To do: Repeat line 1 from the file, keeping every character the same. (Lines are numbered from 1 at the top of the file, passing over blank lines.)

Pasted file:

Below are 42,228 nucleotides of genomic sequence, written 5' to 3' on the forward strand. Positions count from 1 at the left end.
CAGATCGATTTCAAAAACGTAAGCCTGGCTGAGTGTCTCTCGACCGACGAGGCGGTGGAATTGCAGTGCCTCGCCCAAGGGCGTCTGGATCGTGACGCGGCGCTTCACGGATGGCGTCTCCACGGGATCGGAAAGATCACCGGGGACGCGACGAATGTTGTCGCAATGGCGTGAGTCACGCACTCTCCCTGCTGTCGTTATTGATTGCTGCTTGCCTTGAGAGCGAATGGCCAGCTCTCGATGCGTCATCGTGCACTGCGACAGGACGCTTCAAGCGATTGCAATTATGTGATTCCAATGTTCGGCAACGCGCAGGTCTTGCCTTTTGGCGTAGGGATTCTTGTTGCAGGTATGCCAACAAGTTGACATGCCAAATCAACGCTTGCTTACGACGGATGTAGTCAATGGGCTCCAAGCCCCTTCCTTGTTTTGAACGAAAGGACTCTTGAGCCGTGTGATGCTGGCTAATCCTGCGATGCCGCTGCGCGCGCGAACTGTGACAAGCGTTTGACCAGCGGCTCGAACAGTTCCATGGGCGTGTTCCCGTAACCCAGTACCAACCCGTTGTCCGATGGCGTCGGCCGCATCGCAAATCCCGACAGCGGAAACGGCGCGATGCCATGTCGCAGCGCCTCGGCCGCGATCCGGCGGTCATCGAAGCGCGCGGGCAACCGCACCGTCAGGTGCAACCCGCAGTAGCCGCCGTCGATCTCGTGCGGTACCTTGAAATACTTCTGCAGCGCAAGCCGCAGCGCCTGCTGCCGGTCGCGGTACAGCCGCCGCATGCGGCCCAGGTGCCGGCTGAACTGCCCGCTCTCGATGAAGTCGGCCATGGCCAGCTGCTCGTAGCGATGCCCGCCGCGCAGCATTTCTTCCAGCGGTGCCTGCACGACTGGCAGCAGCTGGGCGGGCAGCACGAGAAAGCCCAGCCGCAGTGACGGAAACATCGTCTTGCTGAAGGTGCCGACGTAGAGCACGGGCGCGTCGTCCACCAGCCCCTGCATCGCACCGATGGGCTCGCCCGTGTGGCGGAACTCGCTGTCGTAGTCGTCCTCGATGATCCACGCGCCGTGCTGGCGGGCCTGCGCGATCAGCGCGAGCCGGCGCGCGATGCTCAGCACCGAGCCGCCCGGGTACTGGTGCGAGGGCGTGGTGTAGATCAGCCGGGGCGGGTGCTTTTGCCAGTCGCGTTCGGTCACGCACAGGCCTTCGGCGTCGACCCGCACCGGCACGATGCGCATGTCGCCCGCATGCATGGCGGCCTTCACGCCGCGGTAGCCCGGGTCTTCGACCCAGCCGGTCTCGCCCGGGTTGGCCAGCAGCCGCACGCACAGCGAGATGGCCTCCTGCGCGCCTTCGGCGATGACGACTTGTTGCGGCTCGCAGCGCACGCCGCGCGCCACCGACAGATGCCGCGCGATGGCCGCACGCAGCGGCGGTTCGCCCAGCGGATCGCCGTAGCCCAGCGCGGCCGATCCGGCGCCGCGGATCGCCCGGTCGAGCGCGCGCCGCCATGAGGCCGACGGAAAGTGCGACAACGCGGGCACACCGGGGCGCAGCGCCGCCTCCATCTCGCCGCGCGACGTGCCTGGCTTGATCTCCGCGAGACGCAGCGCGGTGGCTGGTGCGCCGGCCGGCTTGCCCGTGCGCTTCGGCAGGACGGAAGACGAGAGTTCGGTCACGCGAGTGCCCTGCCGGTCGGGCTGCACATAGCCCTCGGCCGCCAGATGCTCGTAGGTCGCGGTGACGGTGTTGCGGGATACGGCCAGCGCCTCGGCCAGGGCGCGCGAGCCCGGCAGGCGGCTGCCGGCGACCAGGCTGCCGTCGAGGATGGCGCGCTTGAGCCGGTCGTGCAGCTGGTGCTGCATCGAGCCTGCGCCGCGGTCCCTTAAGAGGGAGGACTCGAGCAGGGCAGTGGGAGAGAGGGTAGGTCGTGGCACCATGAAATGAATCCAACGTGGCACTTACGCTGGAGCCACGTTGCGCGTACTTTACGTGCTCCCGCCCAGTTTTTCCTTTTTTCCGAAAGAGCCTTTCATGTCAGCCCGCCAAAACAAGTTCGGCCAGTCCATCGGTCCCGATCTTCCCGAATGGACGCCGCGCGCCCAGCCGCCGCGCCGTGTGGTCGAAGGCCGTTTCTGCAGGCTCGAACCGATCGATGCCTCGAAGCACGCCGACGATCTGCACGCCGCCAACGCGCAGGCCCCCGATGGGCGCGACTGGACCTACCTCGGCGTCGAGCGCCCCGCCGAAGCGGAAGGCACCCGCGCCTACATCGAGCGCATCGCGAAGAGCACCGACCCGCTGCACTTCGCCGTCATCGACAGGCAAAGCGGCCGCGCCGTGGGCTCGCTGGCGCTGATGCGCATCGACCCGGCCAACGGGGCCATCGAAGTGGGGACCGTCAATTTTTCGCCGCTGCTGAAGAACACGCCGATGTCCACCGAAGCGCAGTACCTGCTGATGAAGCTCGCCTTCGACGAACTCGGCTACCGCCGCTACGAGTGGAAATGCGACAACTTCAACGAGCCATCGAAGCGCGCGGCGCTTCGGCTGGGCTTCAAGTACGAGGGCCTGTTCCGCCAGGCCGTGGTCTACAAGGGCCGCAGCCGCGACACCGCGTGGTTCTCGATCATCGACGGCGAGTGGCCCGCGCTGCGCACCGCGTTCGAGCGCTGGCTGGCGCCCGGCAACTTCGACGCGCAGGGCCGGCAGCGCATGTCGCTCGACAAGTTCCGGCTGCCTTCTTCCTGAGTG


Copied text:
Below are 42,228 nucleotides of genomic sequence, written 5' to 3' on the forward strand. Positions count from 1 at the left end.